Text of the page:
So maybe you can build the rockets cheaper, now to launch cheaper. This is where the "Sea" part comes in. Normally, launch infrastructure is expensive and complex. VAB, HAB, crawlers, strong backs, erectors, it's a lot of stuff all for the purpose of assembling, rolling out, and going vertical. Is it really needed for an exploration-class rocket? Robert Truax, who worked on the Polaris and Thor missiles, didn't think it was. Instead, his minimum-cost launcher would be built at a shipyard, towed empty out to sea, filled with LOX and LH2 from electrolysis of sea water (which is what the aircraft carrier is up to above, its reactors are providing the power for all this), then when everything is ready you simply fill some trim tanks at the tail and it sinks to a vertical orientation. Light the engines, lift off, and you're going. This was actually tested with the Sea Bee and Sea Horse rockets, modified sounding rockets and missiles to test the trimming and underwater ignition. Apparently, reuse was possible, and the ignition worked well enough. So maybe this is indeed possible, even if it means everything does now have to be salt-water resistant. Let's talk about the elephant in the room---why the vehicle is sized to launch elephants.
See, I can grasp the notion of Minimum Cost Design. I'm not an adherent of the build-it-out-of-1/2-inch-steel group, but I can see where the notion comes from. But the benefits of those lower cost-per-vehicle only really pay off with frequent launches. Over the last 20 years, we've barely launched 450 tonnes altogether. Where would the payloads be to justify such a huge rocket flying more than once? Even with 60s funding, I don't see it, not right off the bat. And in order to do this, you have an enormous vehicle, with just two enormous pressure-fed engines. Oh yes, those engines on there, each large enough to take a Saturn V up the throat? Those are to be pressure-fed to avoid "complexity". Complexity? How about combustion instability from runaway pressure waves the size of houses? It took seven years to stop combustion issues from killing the F1 on test stands, and if it hadn't been started in the late fifties as a research project, it would have delayed the entire moon program. This thing is supposed to be orders of magnitude bigger. Seems like a fun R&D program.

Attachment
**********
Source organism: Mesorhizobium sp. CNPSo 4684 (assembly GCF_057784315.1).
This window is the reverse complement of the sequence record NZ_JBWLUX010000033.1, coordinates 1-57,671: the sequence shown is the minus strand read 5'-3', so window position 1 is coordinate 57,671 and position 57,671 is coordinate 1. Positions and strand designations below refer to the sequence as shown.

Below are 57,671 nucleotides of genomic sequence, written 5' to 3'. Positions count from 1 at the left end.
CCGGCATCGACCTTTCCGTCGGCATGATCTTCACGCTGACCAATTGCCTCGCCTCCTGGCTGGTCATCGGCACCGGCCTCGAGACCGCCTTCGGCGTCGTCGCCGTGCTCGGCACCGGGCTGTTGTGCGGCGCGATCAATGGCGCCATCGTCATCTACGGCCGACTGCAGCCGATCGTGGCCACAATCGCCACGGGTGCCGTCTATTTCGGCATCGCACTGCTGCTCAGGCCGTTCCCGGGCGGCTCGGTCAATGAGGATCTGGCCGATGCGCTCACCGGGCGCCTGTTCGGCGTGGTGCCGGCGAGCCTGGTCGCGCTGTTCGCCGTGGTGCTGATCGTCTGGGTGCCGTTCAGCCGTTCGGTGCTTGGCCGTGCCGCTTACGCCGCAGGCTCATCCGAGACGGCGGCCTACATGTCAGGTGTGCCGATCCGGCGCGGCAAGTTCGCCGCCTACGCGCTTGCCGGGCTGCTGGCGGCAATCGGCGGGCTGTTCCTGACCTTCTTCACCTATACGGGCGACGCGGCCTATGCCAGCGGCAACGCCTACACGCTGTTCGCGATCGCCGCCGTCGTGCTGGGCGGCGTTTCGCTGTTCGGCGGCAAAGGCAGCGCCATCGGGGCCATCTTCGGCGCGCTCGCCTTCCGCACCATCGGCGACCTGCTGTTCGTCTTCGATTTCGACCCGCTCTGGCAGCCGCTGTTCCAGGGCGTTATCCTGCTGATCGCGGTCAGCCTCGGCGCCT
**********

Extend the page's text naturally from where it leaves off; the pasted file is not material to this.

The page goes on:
Is bigger always better? No, I don't think so. And to be honest, I can't believe Traux did either, it seems to clash with the very notion of reduced complexity his version of MCD wanted. I get that capability shapes mission shapes payload shapes launcher shapes capability and on in a vicious cycle that you have to break somewhere, but why with a 450-ton IMLEO beast to break the bank too? I've heard the term "Battlestar Galactica" use to refer to mission plans with more mass and cleverness then they have to by people who like things like Mars Direct, but Sea Dragon is the cream of that in my view. Maybe if they'd tried the core notion of a sea-launched cheaply-built booster with a more practical payload (20 tons? 50?), then it might have actually done something to contribute instead of falling into the history books.
Best is the enemy of good enough, too much cleverness and shooting for perfect can kill a project as dead as not enough cleverness or doing shoddy work. The little lifeboats and the giant Sea Dragon stick in my head as good examples of this, on the end of "what can we do without by being clever" and "what can we build to launch the biggest thing EVAR". I try and hold myself to the same standards--I have to, with how I can get caught up in fancy if I don't reign myself in (see: zeppelins, above). Maybe some time I'll talk about past and current designs I think hit the balance in a good way. Or maybe I'll talk about lunar comsats.
If you've made it all the way through this to here, more power to you, I know I don't have any clue when to shut up once I warm to a topic, no matter how little anyone but me cares. As a reward, check out Contact Light, it's a reconstruction of restored film from on-board and ground cameras and mission audio tapes to produce a full audiovisual recreation of the Apollo 11 moon landing. It's about 17 minutes, so not quick, but the history is amazing. I hope someday not too far off that I or at the least someone of my generation will be at the consoles or controls making this happen again.